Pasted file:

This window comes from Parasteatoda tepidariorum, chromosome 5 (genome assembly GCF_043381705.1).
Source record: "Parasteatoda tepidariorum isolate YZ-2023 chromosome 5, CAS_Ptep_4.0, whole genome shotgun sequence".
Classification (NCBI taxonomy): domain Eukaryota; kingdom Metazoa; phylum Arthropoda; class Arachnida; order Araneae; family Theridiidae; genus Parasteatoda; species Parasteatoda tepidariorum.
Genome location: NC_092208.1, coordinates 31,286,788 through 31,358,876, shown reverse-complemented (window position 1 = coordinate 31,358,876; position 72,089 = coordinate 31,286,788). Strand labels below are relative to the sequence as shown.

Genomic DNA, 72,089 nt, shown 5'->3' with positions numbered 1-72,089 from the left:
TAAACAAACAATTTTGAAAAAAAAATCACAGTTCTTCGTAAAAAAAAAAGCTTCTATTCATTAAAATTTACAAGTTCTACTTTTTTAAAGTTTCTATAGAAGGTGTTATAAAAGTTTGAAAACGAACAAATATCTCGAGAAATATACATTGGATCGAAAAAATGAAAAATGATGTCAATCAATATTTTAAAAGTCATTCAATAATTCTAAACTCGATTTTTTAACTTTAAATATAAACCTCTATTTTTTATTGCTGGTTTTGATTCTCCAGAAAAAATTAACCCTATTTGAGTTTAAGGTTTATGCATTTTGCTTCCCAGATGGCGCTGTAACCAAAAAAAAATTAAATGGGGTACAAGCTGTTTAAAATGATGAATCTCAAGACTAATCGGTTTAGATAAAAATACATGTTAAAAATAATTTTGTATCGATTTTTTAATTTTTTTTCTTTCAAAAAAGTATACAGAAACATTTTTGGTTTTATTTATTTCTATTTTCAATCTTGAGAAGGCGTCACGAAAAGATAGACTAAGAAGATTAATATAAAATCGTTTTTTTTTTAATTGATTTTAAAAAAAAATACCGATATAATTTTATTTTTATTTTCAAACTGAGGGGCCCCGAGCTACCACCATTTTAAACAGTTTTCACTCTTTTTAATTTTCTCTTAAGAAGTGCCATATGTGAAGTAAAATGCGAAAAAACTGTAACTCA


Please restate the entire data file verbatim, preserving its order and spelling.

This window comes from Parasteatoda tepidariorum, chromosome 5 (genome assembly GCF_043381705.1).
Source record: "Parasteatoda tepidariorum isolate YZ-2023 chromosome 5, CAS_Ptep_4.0, whole genome shotgun sequence".
Classification (NCBI taxonomy): domain Eukaryota; kingdom Metazoa; phylum Arthropoda; class Arachnida; order Araneae; family Theridiidae; genus Parasteatoda; species Parasteatoda tepidariorum.
Genome location: NC_092208.1, coordinates 31,286,788 through 31,358,876, shown reverse-complemented (window position 1 = coordinate 31,358,876; position 72,089 = coordinate 31,286,788). Strand labels below are relative to the sequence as shown.

Genomic DNA, 72,089 nt, shown 5'->3' with positions numbered 1-72,089 from the left:
TAAACAAACAATTTTGAAAAAAAAATCACAGTTCTTCGTAAAAAAAAAAGCTTCTATTCATTAAAATTTACAAGTTCTACTTTTTTAAAGTTTCTATAGAAGGTGTTATAAAAGTTTGAAAACGAACAAATATCTCGAGAAATATACATTGGATCGAAAAAATGAAAAATGATGTCAATCAATATTTTAAAAGTCATTCAATAATTCTAAACTCGATTTTTTAACTTTAAATATAAACCTCTATTTTTTATTGCTGGTTTTGATTCTCCAGAAAAAATTAACCCTATTTGAGTTTAAGGTTTATGCATTTTGCTTCCCAGATGGCGCTGTAACCAAAAAAAAATTAAATGGGGTACAAGCTGTTTAAAATGATGAATCTCAAGACTAATCGGTTTAGATAAAAATACATGTTAAAAATAATTTTGTATCGATTTTTTAATTTTTTTTCTTTCAAAAAAGTATACAGAAACATTTTTGGTTTTATTTATTTCTATTTTCAATCTTGAGAAGGCGTCACGAAAAGATAGACTAAGAAGATTAATATAAAATCGTTTTTTTTTTAATTGATTTTAAAAAAAAATACCGATATAATTTTATTTTTATTTTCAAACTGAGGGGCCCCGAGCTACCACCATTTTAAACAGTTTTCACTCTTTTTAATTTTCTCTTAAGAAGTGCCATATGTGAAGTAAAATGCGAAAAAACTGTAACTCA